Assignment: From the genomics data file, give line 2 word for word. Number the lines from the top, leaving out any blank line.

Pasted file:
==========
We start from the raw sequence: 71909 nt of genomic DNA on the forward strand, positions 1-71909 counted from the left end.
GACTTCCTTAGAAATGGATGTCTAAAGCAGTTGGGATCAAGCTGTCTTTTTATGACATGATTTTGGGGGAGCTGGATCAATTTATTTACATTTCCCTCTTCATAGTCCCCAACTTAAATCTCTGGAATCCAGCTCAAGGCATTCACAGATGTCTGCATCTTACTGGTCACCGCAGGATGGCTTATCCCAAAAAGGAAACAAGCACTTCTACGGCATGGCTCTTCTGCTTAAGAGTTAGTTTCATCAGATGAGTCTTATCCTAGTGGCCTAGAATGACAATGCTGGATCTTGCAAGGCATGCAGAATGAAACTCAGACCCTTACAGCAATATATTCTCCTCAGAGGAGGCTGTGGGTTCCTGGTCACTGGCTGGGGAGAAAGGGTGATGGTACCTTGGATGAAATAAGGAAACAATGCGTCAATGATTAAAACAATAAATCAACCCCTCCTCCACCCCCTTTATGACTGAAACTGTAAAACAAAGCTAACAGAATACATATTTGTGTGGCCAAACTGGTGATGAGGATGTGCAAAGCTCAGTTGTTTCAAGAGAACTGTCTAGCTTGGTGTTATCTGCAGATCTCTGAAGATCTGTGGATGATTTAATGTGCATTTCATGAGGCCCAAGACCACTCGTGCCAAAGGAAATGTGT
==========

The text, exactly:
GACTTCCTTAGAAATGGATGTCTAAAGCAGTTGGGATCAAGCTGTCTTTTTATGACATGATTTTGGGGGAGCTGGATCAATTTATTTACATTTCCCTCTTCATAGTCCCCAACTTAAATCTCTGGAATCCAGCTCAAGGCATTCACAGATGTCTGCATCTTACTGGTCACCGCAGGATGGCTTATCCCAAAAAGGAAACAAGCACTTCTACGGCATGGCTCTTCTGCTTAAGAGTTAGTTTCATCAGATGAGTCTTATCCTAGTGGCCTAGAATGACAATGCTGGATCTTGCAAGGCATGCAGAATGAAACTCAGACCCTTACAGCAATATATTCTCCTCAGAGGAGGCTGTGGGTTCCTGGTCACTGGCTGGGGAGAAAGGGTGATGGTACCTTGGATGAAATAAGGAAACAATGCGTCAATGATTAAAACAATAAATCAACCCCTCCTCCACCCCCTTTATGACTGAAACTGTAAAACAAAGCTAACAGAATACATATTTGTGTGGCCAAACTGGTGATGAGGATGTGCAAAGCTCAGTTGTTTCAAGAGAACTGTCTAGCTTGGTGTTATCTGCAGATCTCTGAAGATCTGTGGATGATTTAATGTGCATTTCATGAGGCCCAAGACCACTCGTGCCAAAGGAAATGTGT